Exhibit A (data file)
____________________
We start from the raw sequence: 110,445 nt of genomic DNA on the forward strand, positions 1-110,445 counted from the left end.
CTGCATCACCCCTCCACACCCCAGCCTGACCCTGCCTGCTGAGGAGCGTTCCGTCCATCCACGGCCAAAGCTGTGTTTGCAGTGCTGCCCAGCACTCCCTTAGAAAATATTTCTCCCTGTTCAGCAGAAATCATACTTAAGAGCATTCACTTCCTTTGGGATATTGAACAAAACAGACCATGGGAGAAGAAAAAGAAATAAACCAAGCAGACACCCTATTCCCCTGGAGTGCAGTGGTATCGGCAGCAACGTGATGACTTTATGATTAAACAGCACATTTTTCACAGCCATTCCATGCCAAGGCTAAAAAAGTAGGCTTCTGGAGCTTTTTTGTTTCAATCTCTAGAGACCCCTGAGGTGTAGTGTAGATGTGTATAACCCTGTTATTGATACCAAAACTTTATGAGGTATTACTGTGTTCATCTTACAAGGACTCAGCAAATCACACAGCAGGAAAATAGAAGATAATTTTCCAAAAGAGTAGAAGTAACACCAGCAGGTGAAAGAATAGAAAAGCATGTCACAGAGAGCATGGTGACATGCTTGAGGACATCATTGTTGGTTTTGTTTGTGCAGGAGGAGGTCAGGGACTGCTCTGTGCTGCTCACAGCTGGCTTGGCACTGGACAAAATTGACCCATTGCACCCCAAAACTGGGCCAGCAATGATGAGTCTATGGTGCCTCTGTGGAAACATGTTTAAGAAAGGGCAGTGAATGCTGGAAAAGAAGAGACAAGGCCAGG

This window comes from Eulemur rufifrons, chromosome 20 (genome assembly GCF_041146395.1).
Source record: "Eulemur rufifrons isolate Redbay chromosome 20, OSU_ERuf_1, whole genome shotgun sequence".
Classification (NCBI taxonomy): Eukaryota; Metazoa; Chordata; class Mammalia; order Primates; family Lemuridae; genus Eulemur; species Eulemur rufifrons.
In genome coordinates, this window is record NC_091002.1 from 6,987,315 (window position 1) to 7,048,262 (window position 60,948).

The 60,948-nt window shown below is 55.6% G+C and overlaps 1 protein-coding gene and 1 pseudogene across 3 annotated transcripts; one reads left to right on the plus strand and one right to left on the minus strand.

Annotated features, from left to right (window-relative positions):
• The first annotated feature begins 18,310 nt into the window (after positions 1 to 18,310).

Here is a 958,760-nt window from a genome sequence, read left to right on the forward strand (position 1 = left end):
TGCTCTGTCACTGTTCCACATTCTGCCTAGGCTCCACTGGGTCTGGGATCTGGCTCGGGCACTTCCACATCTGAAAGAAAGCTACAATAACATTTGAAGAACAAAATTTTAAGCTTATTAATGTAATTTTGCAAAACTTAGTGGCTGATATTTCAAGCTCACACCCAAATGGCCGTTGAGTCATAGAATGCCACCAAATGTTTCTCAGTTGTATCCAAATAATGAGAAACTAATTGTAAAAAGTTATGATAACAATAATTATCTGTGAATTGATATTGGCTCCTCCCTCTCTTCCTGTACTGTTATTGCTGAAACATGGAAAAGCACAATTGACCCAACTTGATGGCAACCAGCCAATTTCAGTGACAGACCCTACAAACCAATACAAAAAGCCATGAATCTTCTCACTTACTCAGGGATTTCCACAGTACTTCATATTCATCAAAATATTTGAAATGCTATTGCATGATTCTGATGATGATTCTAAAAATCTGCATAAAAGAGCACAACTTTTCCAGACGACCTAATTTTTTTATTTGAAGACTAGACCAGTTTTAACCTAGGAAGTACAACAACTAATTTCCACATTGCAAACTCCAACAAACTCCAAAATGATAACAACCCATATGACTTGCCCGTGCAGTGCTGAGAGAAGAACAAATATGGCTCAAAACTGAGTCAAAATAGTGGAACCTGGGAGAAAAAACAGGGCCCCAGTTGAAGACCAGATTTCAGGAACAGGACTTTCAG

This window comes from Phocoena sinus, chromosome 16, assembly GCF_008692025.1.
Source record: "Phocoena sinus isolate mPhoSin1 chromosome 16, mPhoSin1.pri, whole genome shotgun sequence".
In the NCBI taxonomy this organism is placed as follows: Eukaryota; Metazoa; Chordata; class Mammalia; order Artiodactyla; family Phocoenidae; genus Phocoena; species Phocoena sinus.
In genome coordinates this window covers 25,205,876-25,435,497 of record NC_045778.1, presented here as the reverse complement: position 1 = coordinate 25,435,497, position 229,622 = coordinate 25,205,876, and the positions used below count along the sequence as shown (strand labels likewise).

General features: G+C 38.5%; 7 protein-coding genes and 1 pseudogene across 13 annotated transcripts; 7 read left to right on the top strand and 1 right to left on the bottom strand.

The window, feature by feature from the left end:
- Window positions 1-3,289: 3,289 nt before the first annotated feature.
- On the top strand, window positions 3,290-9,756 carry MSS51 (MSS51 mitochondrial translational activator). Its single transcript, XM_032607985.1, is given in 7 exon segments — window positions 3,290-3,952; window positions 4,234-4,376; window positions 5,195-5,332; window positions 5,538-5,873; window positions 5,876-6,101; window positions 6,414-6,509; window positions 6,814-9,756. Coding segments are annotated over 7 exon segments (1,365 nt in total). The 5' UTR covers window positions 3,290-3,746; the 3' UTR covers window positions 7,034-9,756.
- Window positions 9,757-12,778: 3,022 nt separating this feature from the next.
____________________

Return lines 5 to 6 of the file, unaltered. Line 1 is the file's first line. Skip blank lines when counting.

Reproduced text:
Classification (NCBI taxonomy): Eukaryota; Metazoa; Chordata; class Mammalia; order Primates; family Lemuridae; genus Eulemur; species Eulemur rufifrons.
In genome coordinates, this window is record NC_091002.1 from 6,987,315 (window position 1) to 7,048,262 (window position 60,948).